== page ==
Its graphics are on par with Call of Duty, but Glorious Mission has a whole different perspective than what even the most experienced gamer might be used to.
It targets U.S. troops.
That's right, developed by China’s Giant Network Technology Co. and backed by the People's Liberation Army (P.L.A.) this first-person shooter paints U.S. soldiers as the enemy, according to WIred. Oddly enough, it's also supposed to be modeled after the U.S. Army-made shooter game America's Army.
While games like Homefront and the Call of Duty series have often poised Eastern Asian or Middle Eastern people as enemies without serious repercussions, some worry that this game leads to confusion between military thinking and simulation.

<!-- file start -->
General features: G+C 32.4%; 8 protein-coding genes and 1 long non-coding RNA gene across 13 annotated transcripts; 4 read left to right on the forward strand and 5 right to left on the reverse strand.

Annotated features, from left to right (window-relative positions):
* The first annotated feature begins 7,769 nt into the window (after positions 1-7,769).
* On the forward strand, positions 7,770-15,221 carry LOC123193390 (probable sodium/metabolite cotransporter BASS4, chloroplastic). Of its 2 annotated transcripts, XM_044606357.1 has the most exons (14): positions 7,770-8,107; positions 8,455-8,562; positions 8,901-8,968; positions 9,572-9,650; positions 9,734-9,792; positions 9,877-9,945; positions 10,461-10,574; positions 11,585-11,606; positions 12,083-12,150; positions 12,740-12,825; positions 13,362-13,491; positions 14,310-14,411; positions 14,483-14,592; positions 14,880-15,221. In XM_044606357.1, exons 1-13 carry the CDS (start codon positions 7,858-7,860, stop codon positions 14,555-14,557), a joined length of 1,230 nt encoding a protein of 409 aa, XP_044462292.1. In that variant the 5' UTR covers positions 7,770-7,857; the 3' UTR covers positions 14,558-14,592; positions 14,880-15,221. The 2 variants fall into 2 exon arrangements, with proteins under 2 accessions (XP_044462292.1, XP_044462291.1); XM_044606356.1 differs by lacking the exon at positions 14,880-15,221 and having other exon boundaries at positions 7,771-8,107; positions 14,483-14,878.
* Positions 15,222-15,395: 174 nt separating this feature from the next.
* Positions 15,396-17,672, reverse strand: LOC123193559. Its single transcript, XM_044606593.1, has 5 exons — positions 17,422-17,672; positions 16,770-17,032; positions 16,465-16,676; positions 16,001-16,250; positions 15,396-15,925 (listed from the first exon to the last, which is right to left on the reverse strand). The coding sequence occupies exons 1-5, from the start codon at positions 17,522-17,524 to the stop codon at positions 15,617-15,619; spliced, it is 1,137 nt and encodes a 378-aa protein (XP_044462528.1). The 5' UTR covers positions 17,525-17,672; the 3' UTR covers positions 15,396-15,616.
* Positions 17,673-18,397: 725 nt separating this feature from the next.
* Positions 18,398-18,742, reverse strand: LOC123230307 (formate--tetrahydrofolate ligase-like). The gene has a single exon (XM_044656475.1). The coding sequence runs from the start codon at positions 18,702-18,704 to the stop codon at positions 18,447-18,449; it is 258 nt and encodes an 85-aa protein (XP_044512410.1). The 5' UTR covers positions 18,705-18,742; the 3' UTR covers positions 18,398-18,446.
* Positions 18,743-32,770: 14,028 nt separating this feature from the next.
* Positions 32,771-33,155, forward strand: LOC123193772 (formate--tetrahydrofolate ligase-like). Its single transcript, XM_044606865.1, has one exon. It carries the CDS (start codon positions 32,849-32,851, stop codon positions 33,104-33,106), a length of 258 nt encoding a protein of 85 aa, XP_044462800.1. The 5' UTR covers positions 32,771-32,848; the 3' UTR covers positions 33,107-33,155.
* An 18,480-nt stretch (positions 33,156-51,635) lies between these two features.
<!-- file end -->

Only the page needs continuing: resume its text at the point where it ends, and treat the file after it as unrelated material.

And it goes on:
Amid Beijing’s apparent enthusiasm for Glorious Mission, some observers warn of conflating real warfare with mere simulations. “The game content and the values embodied in military thinking … are very different,” one Chinese Website warns. “Long-term use is not conducive to military education and training, and may even mislead officers and men.”
It could be one of a thousand factors that misleads Chinese trainees into thinking America is destined to be China’s enemy. And not just on digital battlefields.
Violent games such as these seem to increasingly stir controversy. In 2010, shortly following the release of Call of Duty: Black Ops, Cuban officials were apparently outraged at a sequence in which players "killed" Fidel Castro. However, Glorious Mission's military origins are a bit off-putting.
You can check out some clips from the game that were featured in a Chinese news report below.